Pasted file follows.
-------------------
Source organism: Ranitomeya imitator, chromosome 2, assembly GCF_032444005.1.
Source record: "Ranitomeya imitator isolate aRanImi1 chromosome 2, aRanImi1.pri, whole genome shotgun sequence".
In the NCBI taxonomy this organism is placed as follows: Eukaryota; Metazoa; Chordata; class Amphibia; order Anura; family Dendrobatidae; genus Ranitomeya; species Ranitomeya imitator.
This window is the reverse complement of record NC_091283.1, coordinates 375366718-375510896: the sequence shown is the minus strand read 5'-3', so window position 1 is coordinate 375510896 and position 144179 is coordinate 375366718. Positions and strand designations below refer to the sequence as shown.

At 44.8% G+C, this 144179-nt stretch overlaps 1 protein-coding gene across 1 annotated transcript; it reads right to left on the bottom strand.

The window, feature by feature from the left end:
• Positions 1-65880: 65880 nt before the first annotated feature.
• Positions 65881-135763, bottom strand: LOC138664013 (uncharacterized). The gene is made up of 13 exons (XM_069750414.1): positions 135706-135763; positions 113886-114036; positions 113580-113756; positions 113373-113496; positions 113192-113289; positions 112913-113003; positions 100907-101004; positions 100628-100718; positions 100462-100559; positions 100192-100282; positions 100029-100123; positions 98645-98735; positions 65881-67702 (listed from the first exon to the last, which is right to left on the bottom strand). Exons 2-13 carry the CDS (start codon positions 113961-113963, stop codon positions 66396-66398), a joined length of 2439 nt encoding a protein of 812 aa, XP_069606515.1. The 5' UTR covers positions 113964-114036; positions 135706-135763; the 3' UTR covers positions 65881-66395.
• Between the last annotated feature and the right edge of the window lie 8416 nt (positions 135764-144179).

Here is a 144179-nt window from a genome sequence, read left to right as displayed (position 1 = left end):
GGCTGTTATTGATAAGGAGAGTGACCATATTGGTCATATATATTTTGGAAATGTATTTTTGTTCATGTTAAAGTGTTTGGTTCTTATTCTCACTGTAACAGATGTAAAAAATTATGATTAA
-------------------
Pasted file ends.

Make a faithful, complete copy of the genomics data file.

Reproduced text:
Source organism: Ranitomeya imitator, chromosome 2, assembly GCF_032444005.1.
Source record: "Ranitomeya imitator isolate aRanImi1 chromosome 2, aRanImi1.pri, whole genome shotgun sequence".
In the NCBI taxonomy this organism is placed as follows: Eukaryota; Metazoa; Chordata; class Amphibia; order Anura; family Dendrobatidae; genus Ranitomeya; species Ranitomeya imitator.
This window is the reverse complement of record NC_091283.1, coordinates 375366718-375510896: the sequence shown is the minus strand read 5'-3', so window position 1 is coordinate 375510896 and position 144179 is coordinate 375366718. Positions and strand designations below refer to the sequence as shown.

At 44.8% G+C, this 144179-nt stretch overlaps 1 protein-coding gene across 1 annotated transcript; it reads right to left on the bottom strand.

The window, feature by feature from the left end:
• Positions 1-65880: 65880 nt before the first annotated feature.
• Positions 65881-135763, bottom strand: LOC138664013 (uncharacterized). The gene is made up of 13 exons (XM_069750414.1): positions 135706-135763; positions 113886-114036; positions 113580-113756; positions 113373-113496; positions 113192-113289; positions 112913-113003; positions 100907-101004; positions 100628-100718; positions 100462-100559; positions 100192-100282; positions 100029-100123; positions 98645-98735; positions 65881-67702 (listed from the first exon to the last, which is right to left on the bottom strand). Exons 2-13 carry the CDS (start codon positions 113961-113963, stop codon positions 66396-66398), a joined length of 2439 nt encoding a protein of 812 aa, XP_069606515.1. The 5' UTR covers positions 113964-114036; positions 135706-135763; the 3' UTR covers positions 65881-66395.
• Between the last annotated feature and the right edge of the window lie 8416 nt (positions 135764-144179).

Here is a 144179-nt window from a genome sequence, read left to right as displayed (position 1 = left end):
GGCTGTTATTGATAAGGAGAGTGACCATATTGGTCATATATATTTTGGAAATGTATTTTTGTTCATGTTAAAGTGTTTGGTTCTTATTCTCACTGTAACAGATGTAAAAAATTATGATTAA